Implications: Last month we said the labor market was clicking on almost all cylinders. Now it's shifting into higher gear. Including upward revisions to prior months, non-farm payrolls increased 290,000 in April, with all of the gain in the private sector. The increase in private payrolls was the largest since 2006. Total hours worked in the private sector increased 0.3% and are up 2.2% in the past year. Combined with increases in hourly pay, private sector wages and salaries – total cash earnings – are up 4.1% versus a year ago, more than enough to outpace inflation. In other words, workers have more purchasing power even if we exclude their fringe benefits. The negative part of today's report was the increase in the unemployment rate to 9% from 8.8% last month. We notice that the "true" increase was less than 0.2 percentage points. Unrounded, the rate was 8.83% in March and 8.96% in April, so the rise was really 0.13 points. The jobless rate comes from the household survey, an alternative measure of jobs that is usually better at picking up the self-employed and small start-up businesses. That survey showed a decline in civilian employment of 190,000 in April, which is inconsistent with other data on the economy. Also, in the past year, private sector payrolls are up an average of 143,000 per month while civilian employment is up only 83,000 per month. This is odd because civilian employment usually leads payrolls in the early stages of a recovery. As a result, we expect the household survey to show much stronger job creation in the next several months.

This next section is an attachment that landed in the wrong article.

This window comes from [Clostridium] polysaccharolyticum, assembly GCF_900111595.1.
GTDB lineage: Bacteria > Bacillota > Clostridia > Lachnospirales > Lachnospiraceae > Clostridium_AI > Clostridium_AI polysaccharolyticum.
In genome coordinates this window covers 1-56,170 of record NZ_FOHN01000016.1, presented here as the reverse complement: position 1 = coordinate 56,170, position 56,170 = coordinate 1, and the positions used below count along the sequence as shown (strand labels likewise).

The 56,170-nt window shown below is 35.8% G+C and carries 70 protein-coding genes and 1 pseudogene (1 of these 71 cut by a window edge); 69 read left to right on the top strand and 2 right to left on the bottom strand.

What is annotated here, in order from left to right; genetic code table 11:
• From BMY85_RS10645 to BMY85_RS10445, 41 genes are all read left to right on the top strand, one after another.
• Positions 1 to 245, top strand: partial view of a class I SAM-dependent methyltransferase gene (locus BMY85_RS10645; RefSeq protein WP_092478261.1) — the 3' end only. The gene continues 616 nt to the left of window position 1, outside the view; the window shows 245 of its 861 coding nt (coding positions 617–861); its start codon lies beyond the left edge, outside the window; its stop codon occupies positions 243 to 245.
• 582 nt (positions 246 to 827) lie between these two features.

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Posted on Friday, May 6, 2011 @ 10:27 AM